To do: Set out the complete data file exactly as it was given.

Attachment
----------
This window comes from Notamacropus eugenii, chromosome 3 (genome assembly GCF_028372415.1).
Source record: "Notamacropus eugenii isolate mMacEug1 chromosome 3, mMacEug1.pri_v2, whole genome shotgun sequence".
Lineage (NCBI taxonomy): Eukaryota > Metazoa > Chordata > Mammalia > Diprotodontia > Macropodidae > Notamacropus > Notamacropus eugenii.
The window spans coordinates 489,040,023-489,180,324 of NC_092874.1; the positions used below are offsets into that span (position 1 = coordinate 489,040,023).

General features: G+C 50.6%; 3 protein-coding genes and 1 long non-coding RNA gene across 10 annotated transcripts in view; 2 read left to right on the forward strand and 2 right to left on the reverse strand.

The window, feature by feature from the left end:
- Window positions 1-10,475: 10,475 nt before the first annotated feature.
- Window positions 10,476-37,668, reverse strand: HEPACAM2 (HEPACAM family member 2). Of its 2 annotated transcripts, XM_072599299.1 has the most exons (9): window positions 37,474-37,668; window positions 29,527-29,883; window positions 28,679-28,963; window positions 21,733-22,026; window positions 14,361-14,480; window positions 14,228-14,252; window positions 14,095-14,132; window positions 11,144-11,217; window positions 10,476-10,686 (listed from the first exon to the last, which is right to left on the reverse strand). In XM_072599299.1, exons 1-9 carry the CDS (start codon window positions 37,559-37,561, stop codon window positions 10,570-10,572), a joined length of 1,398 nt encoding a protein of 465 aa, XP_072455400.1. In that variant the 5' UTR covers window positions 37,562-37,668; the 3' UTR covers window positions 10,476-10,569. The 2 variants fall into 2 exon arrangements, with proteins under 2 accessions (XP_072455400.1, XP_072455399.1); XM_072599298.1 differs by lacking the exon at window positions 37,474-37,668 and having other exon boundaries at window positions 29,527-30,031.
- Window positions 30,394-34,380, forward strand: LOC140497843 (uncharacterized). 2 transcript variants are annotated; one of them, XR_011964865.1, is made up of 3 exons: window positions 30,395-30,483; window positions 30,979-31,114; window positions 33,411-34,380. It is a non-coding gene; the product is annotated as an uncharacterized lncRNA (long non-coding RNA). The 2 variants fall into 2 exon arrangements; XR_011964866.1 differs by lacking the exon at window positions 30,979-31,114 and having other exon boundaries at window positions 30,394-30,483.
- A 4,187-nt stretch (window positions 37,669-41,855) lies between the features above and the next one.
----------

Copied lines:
This window comes from Notamacropus eugenii, chromosome 3 (genome assembly GCF_028372415.1).
Source record: "Notamacropus eugenii isolate mMacEug1 chromosome 3, mMacEug1.pri_v2, whole genome shotgun sequence".
Lineage (NCBI taxonomy): Eukaryota > Metazoa > Chordata > Mammalia > Diprotodontia > Macropodidae > Notamacropus > Notamacropus eugenii.
The window spans coordinates 489,040,023-489,180,324 of NC_092874.1; the positions used below are offsets into that span (position 1 = coordinate 489,040,023).

General features: G+C 50.6%; 3 protein-coding genes and 1 long non-coding RNA gene across 10 annotated transcripts in view; 2 read left to right on the forward strand and 2 right to left on the reverse strand.

The window, feature by feature from the left end:
- Window positions 1-10,475: 10,475 nt before the first annotated feature.
- Window positions 10,476-37,668, reverse strand: HEPACAM2 (HEPACAM family member 2). Of its 2 annotated transcripts, XM_072599299.1 has the most exons (9): window positions 37,474-37,668; window positions 29,527-29,883; window positions 28,679-28,963; window positions 21,733-22,026; window positions 14,361-14,480; window positions 14,228-14,252; window positions 14,095-14,132; window positions 11,144-11,217; window positions 10,476-10,686 (listed from the first exon to the last, which is right to left on the reverse strand). In XM_072599299.1, exons 1-9 carry the CDS (start codon window positions 37,559-37,561, stop codon window positions 10,570-10,572), a joined length of 1,398 nt encoding a protein of 465 aa, XP_072455400.1. In that variant the 5' UTR covers window positions 37,562-37,668; the 3' UTR covers window positions 10,476-10,569. The 2 variants fall into 2 exon arrangements, with proteins under 2 accessions (XP_072455400.1, XP_072455399.1); XM_072599298.1 differs by lacking the exon at window positions 37,474-37,668 and having other exon boundaries at window positions 29,527-30,031.
- Window positions 30,394-34,380, forward strand: LOC140497843 (uncharacterized). 2 transcript variants are annotated; one of them, XR_011964865.1, is made up of 3 exons: window positions 30,395-30,483; window positions 30,979-31,114; window positions 33,411-34,380. It is a non-coding gene; the product is annotated as an uncharacterized lncRNA (long non-coding RNA). The 2 variants fall into 2 exon arrangements; XR_011964866.1 differs by lacking the exon at window positions 30,979-31,114 and having other exon boundaries at window positions 30,394-30,483.
- A 4,187-nt stretch (window positions 37,669-41,855) lies between the features above and the next one.